Recently in one of the articles published in ET,findings of a survey by online market research company JuxtConsult were reported. It says - One out of every three (57 million) urban mobile users in India now own two or more mobile connections. Believe it or not. After all this is a survey. JustConsult claims that it's the first time an estimation on the size of this segment has been attempted, as none of the industry associations––Cellular Operators Association of India (COAI) and Association of Unified Service Providers of India (AUSPI)––or sector regulator Telcom Regulatory Authority of India (Trai) have any estimation of the number of multiple connections per user.

Understanding the size, composition and motivations of this huge segment of mobile users is critical. It is needed by mobile operators in designing their marketing plans. It is also needed by handset makers and department of telecom (DoT), which is in a fix as to estimating the true teledensity of India. JuxtConsult's estimation of mobile connections in the country (till July) at 343-million is lower than TRAI's estimates of 441.6-million (August). JuxtConsult attributes the difference between its estimate and TRAI numbers to many inactive connections. Says Sanjay Tiwari of JuxtConsult: "The discrepancy is also because about 15% of reported additions by mobile operators and their associations are inflated." There are credible reasons behind operators inflating subscriber numbers. Market cap, valuation and spectrum allocation based on number of subscribers are key reasons along with the pressure to cut tariffs. It also helps attract subscribers to one's own network. A new user is likely to join a large operator as network calls come cheap.

ET also reported that the government suspected that all operators were inflating their customer figures by about 15-20% and that the DoT is planning to monitor the user base of all telecom operators to ensure that operators do not inflate subscriber numbers to grab additional spectrum. Well all this will be sorted out shortly - I hope! For the time being Justconsult deserves appreciation for trying to help in profiling the multiple user customer, whose average age largely falls between 25-35 years. According to the survey, Delhi and the national capital region account for over one in ten of all 57-million MCMU’s at 12% of the total base followed by Mumbai (8%), Bangalore (7%) and Chennai (6%). Most are actual genuine connections.

The survey, also for the first time, makes a distinction between a user and a connection, hitherto taken as one in reporting India’s teledensity and average revenue per user. As reported by ET - According to Rajat Mukherjee, chief corporate affair officer at Idea Cellular, about 20% of all telcos’ customers carry more than one SIM. The carried / thrown in dustbin SIMs remains to be distinguished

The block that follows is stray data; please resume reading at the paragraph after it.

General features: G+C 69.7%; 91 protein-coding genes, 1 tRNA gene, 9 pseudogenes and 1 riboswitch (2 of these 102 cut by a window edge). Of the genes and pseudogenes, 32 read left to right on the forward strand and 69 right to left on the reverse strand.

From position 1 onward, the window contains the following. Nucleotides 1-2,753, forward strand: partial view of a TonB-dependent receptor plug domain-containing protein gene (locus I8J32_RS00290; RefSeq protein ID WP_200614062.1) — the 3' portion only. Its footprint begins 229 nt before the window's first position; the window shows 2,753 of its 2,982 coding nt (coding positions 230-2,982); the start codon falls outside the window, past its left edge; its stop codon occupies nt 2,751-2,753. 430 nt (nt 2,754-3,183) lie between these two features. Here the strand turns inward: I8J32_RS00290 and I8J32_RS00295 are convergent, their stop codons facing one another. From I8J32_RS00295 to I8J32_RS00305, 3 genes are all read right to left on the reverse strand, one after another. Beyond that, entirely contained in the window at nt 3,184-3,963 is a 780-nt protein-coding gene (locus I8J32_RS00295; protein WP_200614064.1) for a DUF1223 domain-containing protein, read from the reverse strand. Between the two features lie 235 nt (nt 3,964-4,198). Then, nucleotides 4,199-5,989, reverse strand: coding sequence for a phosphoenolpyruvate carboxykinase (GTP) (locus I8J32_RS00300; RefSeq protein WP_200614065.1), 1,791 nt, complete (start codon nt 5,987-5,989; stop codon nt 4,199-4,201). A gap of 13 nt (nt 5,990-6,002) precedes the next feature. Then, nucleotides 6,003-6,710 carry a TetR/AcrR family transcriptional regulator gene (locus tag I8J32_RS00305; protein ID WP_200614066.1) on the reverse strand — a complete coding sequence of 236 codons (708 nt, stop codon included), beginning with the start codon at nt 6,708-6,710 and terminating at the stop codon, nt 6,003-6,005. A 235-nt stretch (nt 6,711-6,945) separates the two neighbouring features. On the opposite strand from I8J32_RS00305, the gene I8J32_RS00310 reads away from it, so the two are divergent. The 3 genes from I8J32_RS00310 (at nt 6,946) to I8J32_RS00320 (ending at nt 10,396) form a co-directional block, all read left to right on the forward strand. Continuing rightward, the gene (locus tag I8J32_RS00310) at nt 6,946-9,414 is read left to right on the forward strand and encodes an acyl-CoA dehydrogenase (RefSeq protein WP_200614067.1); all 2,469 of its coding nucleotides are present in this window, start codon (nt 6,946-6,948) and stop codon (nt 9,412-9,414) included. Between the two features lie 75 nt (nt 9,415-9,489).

JuxtConsult’s India Mobile 2009 estimates are based on a very large sample data of around 285,000 urban and rural Indians, covering all states and union territories––574 districts, 3,175 towns and over 2,800 villages. With at least 30 plus sample each from 323 districts and 419 towns, and 100 plus sample each from 184 districts and 155 towns, the study is one of the most representative, independent enumeration of mobile phone usage in India.

With over two mobile connections per user (2.4) amongst multiple connection mobile users (MCMU), this segment account for a majority (59%) of all 235-million odd urban mobile connections. JuxtConsult’s survey did not estimate MCMU numbers for rural India. TOO MUCH TOO SOON !!

With increased urbanisation and migration from distant parts of the country to the cities, long distance calling has been on the rise across the country. ET reports that Airtel will also soon be launching a family plan where in three members of a family can buy Airtel postpaid connection but pay rental for only one. This plan is justified by the survey which shows that joint families have the highest ownership of mobile phones, with about 65% of their members owning more than one connection.

The socio economic class (SEC) A & C mobile users show higher tendency to have multiple connections, says the survey. Migrant workers and youth form a large part of the target audience. This push is also having an impact on more Mobile phone sales and launch of newer models. Sunil Dutt, country head, Samsung Mobile says he is seeing a rise in sales of Samsung’s dual mode GSM/GSM and GSM/CDMA handsets. While Nokia and Sony Ericsson don’t have such phones in the market, Spice Mobiles, has 50% of its portfolio as dual SIM phones. Such phones contribute a good 80% of the company’s revenues, says Kunal Ahooja, CEO, Spice Mobiles. The survey says that about 41% MCMUs need another spare handset for ease of use. But switching between GSM and CDMA handsets is cited as a reason by 30% buyers.